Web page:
# 8.1.1 Best-First Sort

A simple sorting strategy is to find the *best* element in the list and put that at the front. The best element is an element for which the comparison procedure evaluates to *true* when applied to that element and every other element. For example, if the comparison function is $<$, the best element is the lowest number in the list. This element belongs at the front of the output list.

The notion of the best element in the list for a given comparison function only makes sense if the comparison function is `transitive`

. This means it has the property that for any inputs *a*, *b*, and *c*, if `(cf a b)`

and `(cf b c)`

are both `true`

, the result of `(cf a c)`

must be `true`

. The $<$ function is transitive: $a$$<$$b$ and $b$$<$$c$ implies $a$$<$$c$ for all numbers $a$, $b$, and $c$. If the comparison function does not have this property, there may be no way to arrange the elements in a single sorted list. All of our sorting procedures require that the procedure passed as the comparison function is transitive.

Once we can find the best element in a given list, we can sort the whole list by repeatedly finding the best element of the remaining elements until no more elements remain. To define our best-first sorting procedure, we first define a procedure for finding the best element in the list, and then define a procedure for removing an element from a list.

**Finding the Best.** The best element in the list is either the first element, or the best element from the rest of the list. Hence, we define `list-find-best`

recursively. An empty list has no best element, so the base case is for a list that has one element. When the input list has only one element, that element is the best element. If the list has more than one element, the best element is the better of the first element in the list and the best element of the rest of the list.

To pick the better element from two elements, we define the `pick-better`

procedure that takes three inputs: a comparison function and two values.

Assuming the procedure passed as `cf`

has constant running time, the running time of `pick-better`

is constant. For most of our examples, we use the `<`

procedure as the comparison function. For arbitrary inputs, the running time of `<`

is not constant since in the worst case performing the comparison requires examining every digit in the input numbers. But, if the maximum value of a number in the input list is limited, then we can consider `<`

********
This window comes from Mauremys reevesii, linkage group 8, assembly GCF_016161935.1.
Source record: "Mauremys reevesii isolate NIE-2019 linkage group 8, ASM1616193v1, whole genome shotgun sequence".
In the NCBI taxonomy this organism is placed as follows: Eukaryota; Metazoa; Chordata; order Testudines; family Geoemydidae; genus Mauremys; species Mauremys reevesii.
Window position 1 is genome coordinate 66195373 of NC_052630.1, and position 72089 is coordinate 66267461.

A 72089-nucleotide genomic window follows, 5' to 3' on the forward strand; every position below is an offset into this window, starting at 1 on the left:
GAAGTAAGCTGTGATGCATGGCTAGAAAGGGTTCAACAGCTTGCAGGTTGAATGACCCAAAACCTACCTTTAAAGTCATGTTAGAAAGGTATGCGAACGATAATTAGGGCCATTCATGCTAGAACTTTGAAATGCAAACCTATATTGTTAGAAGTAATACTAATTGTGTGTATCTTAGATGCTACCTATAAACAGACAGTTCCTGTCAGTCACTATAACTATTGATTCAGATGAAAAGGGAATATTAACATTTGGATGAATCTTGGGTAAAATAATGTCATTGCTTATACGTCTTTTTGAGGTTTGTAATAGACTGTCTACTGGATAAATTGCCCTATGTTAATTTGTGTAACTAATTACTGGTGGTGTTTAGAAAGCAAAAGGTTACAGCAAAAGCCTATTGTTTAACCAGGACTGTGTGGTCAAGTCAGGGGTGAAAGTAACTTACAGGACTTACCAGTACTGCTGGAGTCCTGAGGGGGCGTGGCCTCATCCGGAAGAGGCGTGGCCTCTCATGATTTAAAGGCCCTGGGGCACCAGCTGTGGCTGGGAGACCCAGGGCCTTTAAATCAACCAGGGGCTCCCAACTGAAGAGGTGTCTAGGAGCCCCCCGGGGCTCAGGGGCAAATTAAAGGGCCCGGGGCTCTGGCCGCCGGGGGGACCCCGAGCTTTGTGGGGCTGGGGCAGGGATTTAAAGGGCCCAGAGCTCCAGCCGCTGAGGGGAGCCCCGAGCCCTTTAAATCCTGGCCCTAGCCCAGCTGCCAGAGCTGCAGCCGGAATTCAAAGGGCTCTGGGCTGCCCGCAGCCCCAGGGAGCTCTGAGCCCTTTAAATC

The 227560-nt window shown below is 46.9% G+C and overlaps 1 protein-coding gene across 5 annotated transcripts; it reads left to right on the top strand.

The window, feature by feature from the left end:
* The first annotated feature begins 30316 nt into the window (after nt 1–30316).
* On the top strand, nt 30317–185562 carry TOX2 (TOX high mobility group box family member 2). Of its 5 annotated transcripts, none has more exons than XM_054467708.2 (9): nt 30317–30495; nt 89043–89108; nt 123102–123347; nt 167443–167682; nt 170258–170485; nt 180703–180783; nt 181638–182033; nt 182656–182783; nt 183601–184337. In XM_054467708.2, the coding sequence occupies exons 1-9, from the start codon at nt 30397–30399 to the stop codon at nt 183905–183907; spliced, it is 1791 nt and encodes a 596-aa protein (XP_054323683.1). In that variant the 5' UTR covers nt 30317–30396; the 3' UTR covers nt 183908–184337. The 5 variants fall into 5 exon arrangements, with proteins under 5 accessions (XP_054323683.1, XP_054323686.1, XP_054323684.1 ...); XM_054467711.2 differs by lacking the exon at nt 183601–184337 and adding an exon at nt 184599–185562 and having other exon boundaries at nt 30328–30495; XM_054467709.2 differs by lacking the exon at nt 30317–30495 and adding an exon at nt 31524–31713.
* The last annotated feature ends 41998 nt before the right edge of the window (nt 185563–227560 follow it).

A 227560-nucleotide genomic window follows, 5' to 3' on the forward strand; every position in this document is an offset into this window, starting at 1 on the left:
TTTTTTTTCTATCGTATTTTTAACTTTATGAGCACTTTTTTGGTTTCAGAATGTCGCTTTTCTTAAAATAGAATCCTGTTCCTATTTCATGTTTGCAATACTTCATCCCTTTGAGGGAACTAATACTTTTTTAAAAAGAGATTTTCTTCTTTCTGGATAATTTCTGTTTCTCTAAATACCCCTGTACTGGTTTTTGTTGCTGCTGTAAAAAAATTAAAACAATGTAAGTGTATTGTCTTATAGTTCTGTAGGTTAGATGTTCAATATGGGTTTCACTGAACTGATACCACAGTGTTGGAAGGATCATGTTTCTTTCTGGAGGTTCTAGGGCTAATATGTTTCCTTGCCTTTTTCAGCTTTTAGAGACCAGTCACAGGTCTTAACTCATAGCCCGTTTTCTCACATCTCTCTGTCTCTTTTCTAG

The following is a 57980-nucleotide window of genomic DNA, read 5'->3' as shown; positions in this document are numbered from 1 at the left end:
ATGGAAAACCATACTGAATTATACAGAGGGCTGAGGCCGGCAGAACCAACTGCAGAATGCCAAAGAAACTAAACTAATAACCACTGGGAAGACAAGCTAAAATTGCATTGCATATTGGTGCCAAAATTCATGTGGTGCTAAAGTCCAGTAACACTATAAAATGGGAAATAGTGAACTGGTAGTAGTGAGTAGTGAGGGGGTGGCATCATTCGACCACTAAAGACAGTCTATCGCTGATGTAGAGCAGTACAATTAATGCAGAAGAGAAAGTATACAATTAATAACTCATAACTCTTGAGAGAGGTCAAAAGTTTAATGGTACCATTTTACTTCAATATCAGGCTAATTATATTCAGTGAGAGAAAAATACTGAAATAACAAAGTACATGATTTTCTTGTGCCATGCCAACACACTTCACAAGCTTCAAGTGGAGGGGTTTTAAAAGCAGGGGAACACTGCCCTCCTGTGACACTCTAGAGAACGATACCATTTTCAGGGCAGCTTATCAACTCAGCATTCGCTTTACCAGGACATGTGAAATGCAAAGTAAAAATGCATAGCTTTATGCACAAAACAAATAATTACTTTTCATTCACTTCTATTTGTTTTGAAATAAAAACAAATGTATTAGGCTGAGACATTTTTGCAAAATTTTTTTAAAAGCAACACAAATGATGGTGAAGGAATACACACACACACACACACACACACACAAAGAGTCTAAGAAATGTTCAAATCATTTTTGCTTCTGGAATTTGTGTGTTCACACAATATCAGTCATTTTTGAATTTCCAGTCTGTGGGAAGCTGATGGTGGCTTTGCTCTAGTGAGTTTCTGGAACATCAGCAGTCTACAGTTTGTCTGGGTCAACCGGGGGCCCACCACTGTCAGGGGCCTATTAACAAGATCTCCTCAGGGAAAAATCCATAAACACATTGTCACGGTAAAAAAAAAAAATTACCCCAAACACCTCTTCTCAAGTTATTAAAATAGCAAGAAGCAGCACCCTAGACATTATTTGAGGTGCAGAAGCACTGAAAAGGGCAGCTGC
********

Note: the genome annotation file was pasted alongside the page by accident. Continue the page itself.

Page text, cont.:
a constant time procedure since all of the inputs passed to it are below some fixed size.

We use `pick-better`

to define `list-find-best`

:

(if (null? (cdr p)) (car p)

(pick-better cf (car p) (list-find-best cf (cdr p)))))

We use $n$ to represent the number of elements in the input list `p`

. An application of `list-find-best`

involves $n-1$ recursive applications since each one passes in `(cdr p)`

as the new `p`

operand and the base case stops when the list has one element left. The running time for each application (excluding the recursive application) is constant since it involves only applications of the constant time procedures `null?`

, `cdr`

, and `pick-better`

. So, the total running time for `list-find-best`

is in $\Theta(n)$; it scales linearly with the length of the input list.

**Deleting an Element.** To implement best first sorting, we need to produce a list that contains all the elements of the original list except for the best element, which will be placed at the front of the output list. We define a procedure, `list-delete`

, that takes as inputs a List and a Value, and produces a List that contains all the elements of the input list in the original order except for the first element that is equal to the input value.

(if (null? p) null

(if (equal? (car p) el) (cdr p) ; found match, skip this element

(cons (car p) (list-delete (cdr p) el)))))

We use the `equal?`

procedure to check if the element matches instead of `=`

so the `list-delete`

procedure works on elements that are not just Numbers. The `equal?`

procedure behaves identically to `=`

when both inputs are Numbers, but also works sensibly on many other datatypes including Booleans, Characters, Pairs, Lists, and Strings. Since we assume the sizes of the inputs to `equal?`

are bounded, we can consider `equal?`

to be a constant time procedure (even though it would not be constant time on arbitrary inputs).

The worst case running time for `list-delete`

occurs when no element in the list matches the value of `el`

(in the best case, the first element matches and the running time does not depend on the length of the input list at all). We use $n$ to represent the number of elements in the input list. There can be up to $n$ recursive applications of `list-delete`

. Each application has constant running time since all of the procedures applied (except the recursive call) have constant running times. Hence, the total running time for `list-delete`

is in $\Theta(n)$ where $n$ is the length of the input list.

**Best-First Sorting.** We define `list-sort-best-first`

using `list-find-best`

and `list-delete`

:

(if (null? p) null

(cons (list-find-best cf p)

(list-sort-best-first cf (list-delete p (list-find-best cf p))))))

The running time of the `list-sort-best-first`